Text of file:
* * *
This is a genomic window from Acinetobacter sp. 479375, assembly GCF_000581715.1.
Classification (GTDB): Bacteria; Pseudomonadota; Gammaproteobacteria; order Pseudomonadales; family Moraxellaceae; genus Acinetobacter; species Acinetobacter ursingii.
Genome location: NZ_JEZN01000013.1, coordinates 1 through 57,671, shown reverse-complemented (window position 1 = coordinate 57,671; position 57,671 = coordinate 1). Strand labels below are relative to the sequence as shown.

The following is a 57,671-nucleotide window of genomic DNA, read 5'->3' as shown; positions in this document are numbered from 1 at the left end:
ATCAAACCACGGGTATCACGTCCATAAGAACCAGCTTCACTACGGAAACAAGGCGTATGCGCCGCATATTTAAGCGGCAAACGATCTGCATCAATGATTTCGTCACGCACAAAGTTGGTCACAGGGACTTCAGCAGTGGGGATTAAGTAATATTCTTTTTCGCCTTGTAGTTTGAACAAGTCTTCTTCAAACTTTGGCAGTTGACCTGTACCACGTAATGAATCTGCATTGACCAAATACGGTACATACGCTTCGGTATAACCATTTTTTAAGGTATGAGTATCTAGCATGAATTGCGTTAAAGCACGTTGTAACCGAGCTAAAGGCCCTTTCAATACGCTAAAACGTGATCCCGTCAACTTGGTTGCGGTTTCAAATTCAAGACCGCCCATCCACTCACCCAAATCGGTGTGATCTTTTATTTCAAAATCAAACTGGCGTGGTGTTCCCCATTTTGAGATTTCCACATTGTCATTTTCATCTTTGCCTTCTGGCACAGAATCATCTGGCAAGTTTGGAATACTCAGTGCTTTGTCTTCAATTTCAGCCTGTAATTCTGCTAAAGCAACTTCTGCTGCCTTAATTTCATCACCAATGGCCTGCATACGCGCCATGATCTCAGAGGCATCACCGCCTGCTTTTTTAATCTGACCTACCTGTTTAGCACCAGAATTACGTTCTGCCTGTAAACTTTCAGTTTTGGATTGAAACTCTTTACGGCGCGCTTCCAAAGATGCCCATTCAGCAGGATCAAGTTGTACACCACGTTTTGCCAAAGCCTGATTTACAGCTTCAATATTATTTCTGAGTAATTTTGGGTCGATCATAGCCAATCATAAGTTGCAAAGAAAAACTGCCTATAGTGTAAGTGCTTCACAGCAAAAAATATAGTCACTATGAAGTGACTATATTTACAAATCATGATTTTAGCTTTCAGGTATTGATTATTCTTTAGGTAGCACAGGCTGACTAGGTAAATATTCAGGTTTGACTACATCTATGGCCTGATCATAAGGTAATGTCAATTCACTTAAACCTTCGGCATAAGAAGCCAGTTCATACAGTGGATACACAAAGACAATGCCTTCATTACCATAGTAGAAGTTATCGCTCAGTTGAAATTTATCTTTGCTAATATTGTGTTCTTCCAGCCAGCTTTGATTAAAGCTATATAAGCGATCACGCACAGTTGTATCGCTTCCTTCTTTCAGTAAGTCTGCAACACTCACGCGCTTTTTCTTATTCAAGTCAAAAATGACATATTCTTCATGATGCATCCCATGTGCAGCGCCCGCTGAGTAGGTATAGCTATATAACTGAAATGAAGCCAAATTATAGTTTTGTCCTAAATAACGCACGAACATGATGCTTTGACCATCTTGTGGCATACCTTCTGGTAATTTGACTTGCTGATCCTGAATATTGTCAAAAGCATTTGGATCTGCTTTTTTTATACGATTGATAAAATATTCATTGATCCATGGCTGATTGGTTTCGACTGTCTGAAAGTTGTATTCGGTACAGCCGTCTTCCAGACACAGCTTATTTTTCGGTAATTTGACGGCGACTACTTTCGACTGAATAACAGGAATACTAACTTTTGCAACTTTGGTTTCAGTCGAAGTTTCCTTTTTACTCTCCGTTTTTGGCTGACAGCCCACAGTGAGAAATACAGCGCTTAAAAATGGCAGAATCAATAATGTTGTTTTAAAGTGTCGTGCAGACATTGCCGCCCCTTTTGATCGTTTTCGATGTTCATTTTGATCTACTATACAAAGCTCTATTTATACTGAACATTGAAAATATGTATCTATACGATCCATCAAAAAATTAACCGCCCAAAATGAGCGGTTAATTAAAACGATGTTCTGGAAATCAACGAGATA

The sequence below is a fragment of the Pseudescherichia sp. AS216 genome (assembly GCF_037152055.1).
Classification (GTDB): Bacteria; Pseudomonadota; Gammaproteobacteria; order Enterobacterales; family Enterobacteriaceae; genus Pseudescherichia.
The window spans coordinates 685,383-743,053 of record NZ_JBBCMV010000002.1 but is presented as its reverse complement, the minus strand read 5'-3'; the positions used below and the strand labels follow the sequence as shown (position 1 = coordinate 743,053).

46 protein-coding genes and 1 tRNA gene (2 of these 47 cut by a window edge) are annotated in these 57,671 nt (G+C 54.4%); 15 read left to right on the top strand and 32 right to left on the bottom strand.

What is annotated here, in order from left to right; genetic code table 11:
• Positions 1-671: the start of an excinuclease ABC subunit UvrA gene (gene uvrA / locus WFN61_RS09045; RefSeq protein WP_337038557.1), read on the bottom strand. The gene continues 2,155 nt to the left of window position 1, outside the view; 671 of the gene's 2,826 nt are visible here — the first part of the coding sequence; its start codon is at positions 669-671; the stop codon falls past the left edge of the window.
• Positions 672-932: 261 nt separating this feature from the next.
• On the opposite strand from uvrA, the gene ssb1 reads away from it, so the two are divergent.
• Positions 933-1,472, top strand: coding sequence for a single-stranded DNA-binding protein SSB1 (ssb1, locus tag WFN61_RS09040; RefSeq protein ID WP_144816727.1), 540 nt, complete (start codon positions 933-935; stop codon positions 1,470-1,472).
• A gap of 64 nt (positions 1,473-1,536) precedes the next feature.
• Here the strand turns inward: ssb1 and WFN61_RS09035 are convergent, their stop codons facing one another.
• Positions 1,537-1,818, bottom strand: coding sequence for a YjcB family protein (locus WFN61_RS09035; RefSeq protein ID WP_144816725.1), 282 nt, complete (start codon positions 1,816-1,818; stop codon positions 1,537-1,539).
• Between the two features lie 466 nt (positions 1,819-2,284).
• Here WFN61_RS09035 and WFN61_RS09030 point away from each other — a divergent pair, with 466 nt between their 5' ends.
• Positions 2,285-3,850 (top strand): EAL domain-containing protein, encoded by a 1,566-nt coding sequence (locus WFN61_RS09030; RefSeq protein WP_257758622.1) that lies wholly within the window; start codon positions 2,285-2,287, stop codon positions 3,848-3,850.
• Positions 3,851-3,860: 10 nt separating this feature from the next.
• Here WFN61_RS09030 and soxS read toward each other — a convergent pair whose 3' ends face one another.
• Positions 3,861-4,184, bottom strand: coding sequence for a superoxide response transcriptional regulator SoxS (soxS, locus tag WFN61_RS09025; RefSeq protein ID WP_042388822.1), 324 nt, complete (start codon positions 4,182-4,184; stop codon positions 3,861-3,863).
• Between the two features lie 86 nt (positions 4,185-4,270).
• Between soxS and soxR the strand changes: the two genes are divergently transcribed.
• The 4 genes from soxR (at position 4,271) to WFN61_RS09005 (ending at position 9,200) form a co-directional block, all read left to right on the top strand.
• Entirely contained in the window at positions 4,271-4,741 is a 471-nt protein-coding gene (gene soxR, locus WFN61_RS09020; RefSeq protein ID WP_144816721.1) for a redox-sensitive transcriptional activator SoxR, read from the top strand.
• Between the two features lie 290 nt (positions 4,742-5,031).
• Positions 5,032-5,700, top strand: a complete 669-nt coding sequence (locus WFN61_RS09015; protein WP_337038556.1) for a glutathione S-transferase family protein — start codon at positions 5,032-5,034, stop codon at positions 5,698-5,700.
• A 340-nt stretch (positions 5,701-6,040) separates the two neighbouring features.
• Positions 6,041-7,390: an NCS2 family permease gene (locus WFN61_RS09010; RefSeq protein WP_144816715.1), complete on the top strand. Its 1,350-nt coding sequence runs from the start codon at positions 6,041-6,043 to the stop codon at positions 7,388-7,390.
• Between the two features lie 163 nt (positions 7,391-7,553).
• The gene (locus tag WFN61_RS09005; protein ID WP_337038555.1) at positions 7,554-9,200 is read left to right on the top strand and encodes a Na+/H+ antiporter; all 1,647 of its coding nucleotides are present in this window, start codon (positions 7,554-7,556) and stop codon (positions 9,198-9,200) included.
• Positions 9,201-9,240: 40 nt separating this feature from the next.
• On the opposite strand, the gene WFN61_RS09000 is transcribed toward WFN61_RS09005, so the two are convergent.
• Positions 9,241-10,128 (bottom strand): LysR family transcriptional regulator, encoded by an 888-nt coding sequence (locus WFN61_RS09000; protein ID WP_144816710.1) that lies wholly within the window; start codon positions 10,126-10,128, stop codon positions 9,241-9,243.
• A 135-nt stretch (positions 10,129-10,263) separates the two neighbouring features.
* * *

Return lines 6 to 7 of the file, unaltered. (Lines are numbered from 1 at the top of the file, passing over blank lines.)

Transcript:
The sequence below is a fragment of the Pseudescherichia sp. AS216 genome (assembly GCF_037152055.1).
Classification (GTDB): Bacteria; Pseudomonadota; Gammaproteobacteria; order Enterobacterales; family Enterobacteriaceae; genus Pseudescherichia.